Jamaica has the world’s highest murder rate; a gang war has taken over the streets of Kingston, and as usual, the United States is being blamed. Just like the drug wars taking place in Mexico, Jamaica’s gang wars are said to be fueled by guns from America.

Kingston jamaica




Jamaican Gang Wars


Fewer than 1,000 guns are recovered by authorities on the streets of Jamaica each year, of those about 80% can be traced back to the United States. Does that mean that the U.S. is fueling the Jamaican gang wars? That all depends on your perspective; whether you’re part of the blame America first crowd, or whether you think people are responsible for their own actions.

Jamaican police are having a hard time confiscating weapons that come in through their ports; only seizing 100 weapons in the last five years. Now that sounds like to me that their inspection process at the ports is either ridiculously outdated and behind the times or somebody doesn’t want to find anymore weapons. That, is not the fault of America.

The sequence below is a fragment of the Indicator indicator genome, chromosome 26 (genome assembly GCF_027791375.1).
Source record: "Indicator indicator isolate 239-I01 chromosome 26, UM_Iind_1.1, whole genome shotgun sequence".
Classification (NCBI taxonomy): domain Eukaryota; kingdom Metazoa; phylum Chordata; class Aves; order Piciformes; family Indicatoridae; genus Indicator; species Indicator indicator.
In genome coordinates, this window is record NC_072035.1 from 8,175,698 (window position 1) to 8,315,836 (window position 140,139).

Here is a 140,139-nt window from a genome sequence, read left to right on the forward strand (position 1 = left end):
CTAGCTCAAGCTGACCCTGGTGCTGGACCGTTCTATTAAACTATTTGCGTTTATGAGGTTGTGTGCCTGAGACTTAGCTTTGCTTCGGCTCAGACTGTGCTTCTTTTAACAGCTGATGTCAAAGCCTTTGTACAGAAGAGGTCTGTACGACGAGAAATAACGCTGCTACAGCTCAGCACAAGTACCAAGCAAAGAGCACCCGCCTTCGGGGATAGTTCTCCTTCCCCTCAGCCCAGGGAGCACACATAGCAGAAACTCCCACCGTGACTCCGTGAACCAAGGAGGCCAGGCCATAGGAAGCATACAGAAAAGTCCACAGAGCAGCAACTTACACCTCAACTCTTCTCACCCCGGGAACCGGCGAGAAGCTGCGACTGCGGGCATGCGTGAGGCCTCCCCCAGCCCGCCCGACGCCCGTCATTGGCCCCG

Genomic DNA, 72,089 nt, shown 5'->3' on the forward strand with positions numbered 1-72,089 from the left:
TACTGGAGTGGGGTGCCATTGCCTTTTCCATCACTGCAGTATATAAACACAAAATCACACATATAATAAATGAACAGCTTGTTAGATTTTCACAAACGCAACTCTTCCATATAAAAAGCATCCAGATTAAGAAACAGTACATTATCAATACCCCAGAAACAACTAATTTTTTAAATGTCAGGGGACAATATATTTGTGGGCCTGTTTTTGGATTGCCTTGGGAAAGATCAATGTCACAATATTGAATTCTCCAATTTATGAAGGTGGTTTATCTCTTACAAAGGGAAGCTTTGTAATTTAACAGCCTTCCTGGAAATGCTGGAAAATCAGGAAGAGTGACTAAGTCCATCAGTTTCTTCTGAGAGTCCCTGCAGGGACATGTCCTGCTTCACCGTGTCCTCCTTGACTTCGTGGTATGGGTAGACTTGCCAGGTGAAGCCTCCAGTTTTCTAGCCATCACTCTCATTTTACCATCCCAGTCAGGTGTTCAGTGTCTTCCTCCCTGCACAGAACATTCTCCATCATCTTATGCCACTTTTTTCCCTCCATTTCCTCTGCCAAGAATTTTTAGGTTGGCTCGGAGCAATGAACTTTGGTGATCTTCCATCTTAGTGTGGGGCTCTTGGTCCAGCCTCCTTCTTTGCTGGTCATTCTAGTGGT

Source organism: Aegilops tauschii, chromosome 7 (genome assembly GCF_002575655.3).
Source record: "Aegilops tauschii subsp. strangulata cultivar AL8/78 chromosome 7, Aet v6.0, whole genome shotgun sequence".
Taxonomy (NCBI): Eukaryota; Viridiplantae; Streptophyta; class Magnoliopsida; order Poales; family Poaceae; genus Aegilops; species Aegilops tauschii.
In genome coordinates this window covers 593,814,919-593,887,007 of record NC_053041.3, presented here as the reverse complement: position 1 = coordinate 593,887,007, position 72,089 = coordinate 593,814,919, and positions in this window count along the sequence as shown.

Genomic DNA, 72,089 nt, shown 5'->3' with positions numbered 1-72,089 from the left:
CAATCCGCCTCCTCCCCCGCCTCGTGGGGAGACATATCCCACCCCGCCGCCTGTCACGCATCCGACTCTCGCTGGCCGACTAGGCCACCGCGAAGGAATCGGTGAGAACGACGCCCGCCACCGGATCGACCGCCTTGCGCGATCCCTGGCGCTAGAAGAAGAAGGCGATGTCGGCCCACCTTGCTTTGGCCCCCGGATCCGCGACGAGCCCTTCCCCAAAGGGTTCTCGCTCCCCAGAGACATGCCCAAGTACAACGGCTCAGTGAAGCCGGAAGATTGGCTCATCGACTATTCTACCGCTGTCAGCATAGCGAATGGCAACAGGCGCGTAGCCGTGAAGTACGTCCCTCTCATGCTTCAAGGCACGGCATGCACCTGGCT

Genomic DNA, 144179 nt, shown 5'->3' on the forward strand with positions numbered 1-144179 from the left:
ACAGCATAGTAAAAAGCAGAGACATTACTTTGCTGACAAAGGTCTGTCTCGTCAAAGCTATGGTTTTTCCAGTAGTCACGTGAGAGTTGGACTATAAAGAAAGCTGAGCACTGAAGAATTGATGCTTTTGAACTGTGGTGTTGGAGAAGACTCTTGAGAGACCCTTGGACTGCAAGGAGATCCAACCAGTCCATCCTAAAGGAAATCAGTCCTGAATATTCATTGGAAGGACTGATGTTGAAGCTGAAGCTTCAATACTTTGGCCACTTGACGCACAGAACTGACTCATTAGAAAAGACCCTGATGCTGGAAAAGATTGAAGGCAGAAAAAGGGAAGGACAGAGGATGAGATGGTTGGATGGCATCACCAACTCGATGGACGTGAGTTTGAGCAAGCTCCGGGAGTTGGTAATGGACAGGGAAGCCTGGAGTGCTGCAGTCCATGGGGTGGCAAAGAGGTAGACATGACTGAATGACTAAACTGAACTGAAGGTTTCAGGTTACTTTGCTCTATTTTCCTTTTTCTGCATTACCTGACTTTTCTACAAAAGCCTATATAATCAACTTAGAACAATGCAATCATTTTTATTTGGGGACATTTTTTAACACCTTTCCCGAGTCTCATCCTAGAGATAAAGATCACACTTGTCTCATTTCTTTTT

Two years ago, X-ray scanners were installed for the first time at Jamaican airports. Jamaican gangs use bribery and intimidation to get their guns through; once again, not our fault. These incidents are terrible, but not our fault.

In April, a newly hired customs supervisor had his tires slashed and days later was shot at on his way home from work, authorities say. The man was known for his strict scrutiny of cargo coming into a gang-infiltrated warehouse on the Kingston wharf.

Now just like the Mexican government, Jamaica is chiming in about how Americans only care about what comes in the country; not what goes out. As we’ve talked about before, the Mexican’s have a problem and they want someone to blame. My fear is that Jamaican authorities are looking for someone to blame for the Jamaican gang wars.

One big problem that doesn’t get much attention here, is the fact that a huge number of guns that enter Jamaica come from Jamaican citizens that live in Florida. Can somebody say immigration reform? Same situation in Mexico.

The U.S. and Jamaica both prohibit the unlicensed transport of guns. But like Mexican smugglers, Jamaican ones depend on lax U.S. gun laws, corrupt customs inspectors and front men acting as buyers.

Do you see the term used, lax U.S. gun laws? That is the point of this whole Jamaican gang story. It’s the whole point, when the Administration talks about getting tough on Mexico. It will eventually be a battle here in America about the second amendment; not about Jamaican gang wars.





Jamaican Gangs